CrossFit became notoriously defined as constantly varied, high-intensity functional movement. To break this definition down further, I’ll explain intensity and functional movement as defined by Greg Glassman.
Intensity in CrossFit is defined as power. Power is not measured by the level of exertion or commotion as seen with body builders, and it is not measured by heart rate as with endurance athletes. Power is taken literally as the equation P = (Force x Distance) / Time. How far and how heavy you moved something, divided by how long it took. In other words, intensity answers how fast and how hard. It is the one variable CrossFit athletes believe optimizes any form of athleticism and fitness. So, why then isn’t every athlete pursuing intensity? Because it’s not easy. Intensity is the driving force behind the effectiveness of the CrossFit sport, and it’s something that can consistently be increased as an athlete becomes stronger. There is no limit for intensity. However, this is an aspect of the sport that sparks criticism due to concern for potential injury.
Functional movements are defined as movements that are categorically unique in their ability to express power. For example, lifting weights is a non-functional movement. This means that other than for the sake of lifting weights, those movements serve no function to you. Glassman wanted a regimen that modeled movements that are meaningful to life, like the movements common in the lives of our hunter-gatherer ancestors. CrossFit athletes are also encouraged to eat a Paleolithic diet, modeled after the diets of these ancestors.
There are 10 fitness domains to CrossFit: • Cardiovascular and Respiratory endurance • Stamina • Strength • Flexibility • Power • Speed • Coordination • Agility • Balance • Accuracy
Examples of CrossFit exercises vary quite a bit. For example, swimming, biking, and rowing are definitely implemented in CrossFit exercises. But the sport also calls for plenty of squats, deadlifts, jumping, burpees, snatches, medicine ball throws, along with cartwheels, handstands, pull-ups, sit-ups, scales and holds, to name a few. CrossFit combines gymnastics, sprints, plyometrics, and weightlifting to give you a butt-kicking workout. Interestingly, many CrossFit workouts are named after women. Cindy, Mary, Fran, and Annie are some CrossFit workouts you can actually look up online to gain a clearer picture of a CrossFit workout.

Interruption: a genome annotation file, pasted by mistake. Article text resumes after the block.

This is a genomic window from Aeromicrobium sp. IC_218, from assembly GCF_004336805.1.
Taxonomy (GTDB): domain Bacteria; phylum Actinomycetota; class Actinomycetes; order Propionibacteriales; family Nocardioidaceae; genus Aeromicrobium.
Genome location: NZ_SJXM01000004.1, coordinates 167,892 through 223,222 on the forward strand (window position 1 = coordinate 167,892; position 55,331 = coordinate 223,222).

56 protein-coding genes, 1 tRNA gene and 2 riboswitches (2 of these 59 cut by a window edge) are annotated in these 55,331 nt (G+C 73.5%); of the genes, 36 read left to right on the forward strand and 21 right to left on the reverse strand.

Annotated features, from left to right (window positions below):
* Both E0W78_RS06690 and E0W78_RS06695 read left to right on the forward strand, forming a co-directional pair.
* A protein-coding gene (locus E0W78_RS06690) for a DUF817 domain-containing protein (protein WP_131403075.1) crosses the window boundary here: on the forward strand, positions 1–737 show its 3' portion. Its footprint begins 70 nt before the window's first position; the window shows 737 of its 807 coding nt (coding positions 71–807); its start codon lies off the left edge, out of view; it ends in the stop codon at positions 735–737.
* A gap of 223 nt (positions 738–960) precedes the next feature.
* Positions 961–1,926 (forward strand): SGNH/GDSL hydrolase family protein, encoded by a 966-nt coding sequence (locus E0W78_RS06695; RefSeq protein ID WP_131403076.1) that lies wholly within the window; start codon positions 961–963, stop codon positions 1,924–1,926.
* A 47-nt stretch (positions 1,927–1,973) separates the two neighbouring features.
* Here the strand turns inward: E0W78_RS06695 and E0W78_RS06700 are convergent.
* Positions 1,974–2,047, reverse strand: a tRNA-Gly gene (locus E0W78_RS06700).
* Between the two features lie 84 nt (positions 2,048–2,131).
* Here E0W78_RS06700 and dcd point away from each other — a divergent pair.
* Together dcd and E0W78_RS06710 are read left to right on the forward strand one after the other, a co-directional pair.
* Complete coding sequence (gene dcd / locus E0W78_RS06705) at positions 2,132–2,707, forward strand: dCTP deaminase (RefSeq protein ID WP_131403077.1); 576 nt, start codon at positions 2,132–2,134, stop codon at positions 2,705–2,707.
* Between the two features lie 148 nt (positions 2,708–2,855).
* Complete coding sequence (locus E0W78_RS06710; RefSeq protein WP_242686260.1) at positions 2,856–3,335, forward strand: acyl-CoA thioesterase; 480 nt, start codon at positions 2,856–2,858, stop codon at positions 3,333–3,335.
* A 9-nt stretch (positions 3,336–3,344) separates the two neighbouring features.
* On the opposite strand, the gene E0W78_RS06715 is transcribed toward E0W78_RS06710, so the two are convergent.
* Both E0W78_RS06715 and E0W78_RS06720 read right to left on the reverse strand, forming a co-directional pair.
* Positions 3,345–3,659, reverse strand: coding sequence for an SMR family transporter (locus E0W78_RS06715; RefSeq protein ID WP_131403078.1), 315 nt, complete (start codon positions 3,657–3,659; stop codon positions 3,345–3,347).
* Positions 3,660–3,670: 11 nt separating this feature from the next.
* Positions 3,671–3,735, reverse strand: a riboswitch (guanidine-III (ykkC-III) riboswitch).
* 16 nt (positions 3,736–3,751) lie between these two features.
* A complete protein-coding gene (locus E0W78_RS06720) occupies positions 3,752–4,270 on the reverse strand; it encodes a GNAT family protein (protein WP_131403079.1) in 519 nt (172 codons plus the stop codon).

Why So Much Controversy?
Despite the growing fan base of the CrossFit program, it has experienced A LOT of criticism.
CrossFit makes use of compound movements, but performed to the point of an individual’s exhaustion, increasing the chance for injury. WebMD advises caution before attempting CrossFit, noting that “not only are the exercises themselves risky, but performing them under a fatigued state, such as during an intense circuit, increases the risk of injury even further.” As with any training program, you should always consult a physician to determine your current fitness level and to assess any past injuries in order to prevent future injuries.
That being said, some of the lifts and movements used in CrossFit training are pretty extreme for an average Joe. Mathew Basso, the president of Iron Lotus Personal Training and the founder of DBX3 Functional Fat Loss, says CrossFit is “the most advanced training one can do. The Olympic lifts tax your central nervous system a tremendous amount. Worldwide, the protocols of an Olympic lifting program agree on a main principle: higher weight, less reps. CrossFit does the exact opposite” (Basso 2014). CrossFit is supposed to be physically taxing, and as I mentioned earlier, the level of intensity is substantial. Further, the core fitness ideals are very different in this sport than in any other sport, and that is why you should always work with a trained CrossFit professional before trying the advanced lifts on your own.
There also seems to be criticism about the community spirit of competition among CrossFit athletes. In his book Double Crossed: CrossFit’s Dirty Secrets, Dr. Sean M. Wells briefly discusses a concern that the CrossFit sport tends to be cult-like, depending on the training location, or “box”, as they are commonly referred to. Dr. Wells also remarks that since trainers are pushing clients harder than they wish too (this is the point of hiring any trainer), prolonging injuries is a higher possibility here.
Another possible explanation for the number of injuries associated with CrossFit comes from Richard Lustberg, a New York-based Sports psychologist, who has mentioned that people can become addicted to the rush from CrossFit workouts. People who enjoy the endorphin highs of working out tend to ignore signals from their body that would normally stop them from pushing further. According to Lustberg, “when you feel good, the brain feels good…you have that biochemical piece with people who tend to get intensely hooked on things, and that’s why they overdo it” (Ogilvie 2014).